The National Mall in Washington, District of Columbia — The American Northeast (Mid-Atlantic)
Why is the Washington Monument Temporarily Closed?
On August 23, 2011, a magnitude 5.8 earthquake centered in Virginia sent tremors throughout eastern North America. This seismic activity affected a number of Washington, D.C. landmarks, including the Washington Monument. National Park Service engineers and experts in historic preservation and earthquake engineering immediately assessed the physical impact in order to determine the best way to repair this national treasure and restore public access.
Completed by the U.S. Army Corps of Engineers in 1884, the Washington Monument honors George Washington for his generalship in the Revolutionary War (1775-1783) and for his later refusal to serve more than two terms as President of the United States (1789-1797). The Monument remains the world’s tallest freestanding stone structure, having weathered several earthquakes, including one in 1897 with a magnitude of 5.9.
For Another Bird’s Eye View:
The National Park Service suggests a visit to the 270-foot observation level of the historic Old Post Office Tower, open daily, except December 25th. Located at 12th Street and Pennsylvania, NW, the tower ranks third in height among Washington, D.C. buildings and offers sweeping views of the Nation’s Capital.
Erected by National Park Service.
Location. Touch for map. Marker is located on the east side of the Washington Monument. Marker was in this post office area: Washington DC 20024, United States of America.
Other nearby markers. At least 8 other markers are within walking distance of this location. A Monumental Legacy (a few steps from this marker); Washington: The Man (within shouting distance of this marker); Washington: The Monument (within shouting distance of this marker); Washington: The City (within shouting distance of this marker); a different marker also named A Monumental Legacy (about 300 feet away, measured in a direct line); Raoul Wallenberg Place (about 500 feet away); Smokey Bear Blue Spruce (about 500 feet away); Jean Hillery and Thomas Quadros (about 600 feet away). Touch for a list and map of all markers in The National Mall.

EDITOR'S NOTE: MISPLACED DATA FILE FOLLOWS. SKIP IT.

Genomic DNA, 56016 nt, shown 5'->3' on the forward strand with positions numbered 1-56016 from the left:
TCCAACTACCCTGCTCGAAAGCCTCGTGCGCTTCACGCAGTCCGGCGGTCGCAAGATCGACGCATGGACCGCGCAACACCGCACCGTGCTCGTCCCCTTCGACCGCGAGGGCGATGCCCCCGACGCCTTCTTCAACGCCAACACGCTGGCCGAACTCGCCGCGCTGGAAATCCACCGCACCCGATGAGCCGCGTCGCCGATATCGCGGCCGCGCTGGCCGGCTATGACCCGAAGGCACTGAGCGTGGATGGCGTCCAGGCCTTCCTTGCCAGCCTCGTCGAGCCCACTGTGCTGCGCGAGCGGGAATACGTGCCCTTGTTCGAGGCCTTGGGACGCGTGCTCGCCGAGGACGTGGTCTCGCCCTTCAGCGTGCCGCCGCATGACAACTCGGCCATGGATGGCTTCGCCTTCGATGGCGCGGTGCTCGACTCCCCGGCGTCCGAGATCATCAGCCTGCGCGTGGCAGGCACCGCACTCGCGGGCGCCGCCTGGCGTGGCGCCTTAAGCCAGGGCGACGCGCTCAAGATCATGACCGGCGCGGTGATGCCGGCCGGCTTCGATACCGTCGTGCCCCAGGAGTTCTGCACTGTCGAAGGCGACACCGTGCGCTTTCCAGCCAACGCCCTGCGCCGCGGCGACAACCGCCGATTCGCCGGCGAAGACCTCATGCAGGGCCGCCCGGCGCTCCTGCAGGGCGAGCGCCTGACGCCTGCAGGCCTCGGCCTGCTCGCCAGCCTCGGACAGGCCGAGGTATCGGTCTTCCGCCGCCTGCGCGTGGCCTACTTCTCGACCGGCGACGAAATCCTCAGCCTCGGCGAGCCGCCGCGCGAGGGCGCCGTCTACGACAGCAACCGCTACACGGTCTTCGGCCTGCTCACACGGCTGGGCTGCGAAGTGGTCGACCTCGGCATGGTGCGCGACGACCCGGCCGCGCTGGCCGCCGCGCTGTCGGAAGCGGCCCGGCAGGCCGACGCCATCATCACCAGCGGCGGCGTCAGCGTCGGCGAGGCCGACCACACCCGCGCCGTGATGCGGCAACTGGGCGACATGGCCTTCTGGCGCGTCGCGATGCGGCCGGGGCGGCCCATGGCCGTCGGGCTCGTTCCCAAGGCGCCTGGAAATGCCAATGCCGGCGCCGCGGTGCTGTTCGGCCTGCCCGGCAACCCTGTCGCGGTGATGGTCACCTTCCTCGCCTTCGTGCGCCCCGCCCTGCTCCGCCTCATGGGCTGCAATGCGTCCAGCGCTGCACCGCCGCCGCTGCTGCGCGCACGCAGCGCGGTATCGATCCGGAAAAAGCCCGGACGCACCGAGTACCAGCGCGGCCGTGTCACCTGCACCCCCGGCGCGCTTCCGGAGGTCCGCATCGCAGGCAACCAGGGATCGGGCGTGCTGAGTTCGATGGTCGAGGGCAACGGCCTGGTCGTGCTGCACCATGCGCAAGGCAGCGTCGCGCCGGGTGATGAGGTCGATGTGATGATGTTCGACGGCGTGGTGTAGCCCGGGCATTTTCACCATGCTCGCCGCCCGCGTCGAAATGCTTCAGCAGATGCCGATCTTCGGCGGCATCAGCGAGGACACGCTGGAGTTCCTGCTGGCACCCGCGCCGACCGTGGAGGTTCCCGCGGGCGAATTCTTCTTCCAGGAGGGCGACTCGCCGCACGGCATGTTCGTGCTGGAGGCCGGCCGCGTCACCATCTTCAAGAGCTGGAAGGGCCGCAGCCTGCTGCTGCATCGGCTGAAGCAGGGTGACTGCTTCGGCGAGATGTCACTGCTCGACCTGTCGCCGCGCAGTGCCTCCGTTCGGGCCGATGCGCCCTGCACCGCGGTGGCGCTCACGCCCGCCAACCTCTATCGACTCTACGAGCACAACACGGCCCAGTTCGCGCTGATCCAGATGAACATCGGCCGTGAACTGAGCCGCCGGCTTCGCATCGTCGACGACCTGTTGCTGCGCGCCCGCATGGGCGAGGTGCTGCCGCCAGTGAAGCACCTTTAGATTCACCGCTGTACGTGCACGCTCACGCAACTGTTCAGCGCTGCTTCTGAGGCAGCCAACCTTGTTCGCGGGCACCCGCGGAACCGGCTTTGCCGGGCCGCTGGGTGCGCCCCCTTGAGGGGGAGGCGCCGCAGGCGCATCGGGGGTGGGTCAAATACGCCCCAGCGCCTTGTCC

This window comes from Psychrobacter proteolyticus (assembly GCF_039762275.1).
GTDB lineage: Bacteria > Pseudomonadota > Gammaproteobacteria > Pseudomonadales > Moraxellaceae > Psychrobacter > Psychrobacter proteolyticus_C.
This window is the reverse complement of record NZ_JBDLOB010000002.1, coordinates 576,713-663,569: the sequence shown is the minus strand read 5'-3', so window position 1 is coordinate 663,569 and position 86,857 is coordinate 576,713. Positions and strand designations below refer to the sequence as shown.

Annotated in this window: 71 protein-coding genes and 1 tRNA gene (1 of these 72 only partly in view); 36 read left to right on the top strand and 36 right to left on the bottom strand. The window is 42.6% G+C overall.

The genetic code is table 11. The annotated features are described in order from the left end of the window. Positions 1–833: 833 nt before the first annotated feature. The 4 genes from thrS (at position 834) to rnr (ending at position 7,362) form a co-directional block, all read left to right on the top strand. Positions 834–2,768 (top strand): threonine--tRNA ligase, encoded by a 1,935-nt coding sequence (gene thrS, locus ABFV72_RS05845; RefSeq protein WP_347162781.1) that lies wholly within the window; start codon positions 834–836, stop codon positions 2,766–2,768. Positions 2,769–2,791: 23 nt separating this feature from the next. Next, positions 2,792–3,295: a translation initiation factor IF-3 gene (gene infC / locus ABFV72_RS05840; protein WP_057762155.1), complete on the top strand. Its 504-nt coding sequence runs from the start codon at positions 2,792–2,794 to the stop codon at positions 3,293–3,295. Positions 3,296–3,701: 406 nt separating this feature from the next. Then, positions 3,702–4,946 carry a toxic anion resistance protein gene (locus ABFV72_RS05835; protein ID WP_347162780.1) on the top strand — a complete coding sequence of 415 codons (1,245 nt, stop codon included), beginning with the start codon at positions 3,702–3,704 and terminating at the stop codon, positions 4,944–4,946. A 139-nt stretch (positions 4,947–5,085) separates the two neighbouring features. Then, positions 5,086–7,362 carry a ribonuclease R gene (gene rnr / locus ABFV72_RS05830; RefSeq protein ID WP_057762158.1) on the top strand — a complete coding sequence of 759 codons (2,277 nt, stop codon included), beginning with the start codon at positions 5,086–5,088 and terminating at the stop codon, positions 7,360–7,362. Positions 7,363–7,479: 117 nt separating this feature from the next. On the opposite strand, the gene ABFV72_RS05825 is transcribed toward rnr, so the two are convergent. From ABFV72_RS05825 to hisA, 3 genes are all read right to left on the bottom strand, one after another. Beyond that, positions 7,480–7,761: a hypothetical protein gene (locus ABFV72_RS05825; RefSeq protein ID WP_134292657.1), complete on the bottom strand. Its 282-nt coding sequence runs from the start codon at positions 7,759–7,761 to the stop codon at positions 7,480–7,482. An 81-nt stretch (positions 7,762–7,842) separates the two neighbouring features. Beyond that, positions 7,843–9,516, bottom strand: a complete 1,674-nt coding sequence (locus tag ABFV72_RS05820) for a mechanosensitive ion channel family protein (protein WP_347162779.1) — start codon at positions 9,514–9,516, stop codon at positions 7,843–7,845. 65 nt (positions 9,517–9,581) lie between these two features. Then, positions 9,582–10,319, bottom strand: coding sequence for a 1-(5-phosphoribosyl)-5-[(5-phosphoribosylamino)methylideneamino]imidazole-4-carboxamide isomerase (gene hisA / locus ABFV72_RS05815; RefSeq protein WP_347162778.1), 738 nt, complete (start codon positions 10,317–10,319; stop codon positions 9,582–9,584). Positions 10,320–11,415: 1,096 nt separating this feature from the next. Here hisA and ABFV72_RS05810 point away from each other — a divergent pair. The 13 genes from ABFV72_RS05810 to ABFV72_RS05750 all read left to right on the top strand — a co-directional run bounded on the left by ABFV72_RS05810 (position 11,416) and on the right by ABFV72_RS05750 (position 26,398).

More about this marker. The background of the marker shows a map of North America indicating the epicenter of the earthquake in Mineral, Virginia and its proximity to Washington, D.C. as well as Toronto, Ontario and Atlanta, Georgia.
Photographs at the lower left of the marker depict “Cracks
Finally, under the Bird’s Eye View sidebar is a map of the National Mall indicating the location of the Washington Monument. Next to this is a picture of The Old Post Office Tower.
Categories. • Disasters • Man-Made Features •
Credits. This page was last revised on May 31, 2017. This page originally submitted on November 13, 2011, by Bill Coughlin of North Arlington, New Jersey. This page has been viewed 602 times since then and 2 times this year. Photos: 1, 2, 3. submitted on November 13, 2011, by Bill Coughlin of North Arlington, New Jersey. 4. submitted on January 9, 2014, by Richard E. Miller of Oxon Hill, Maryland.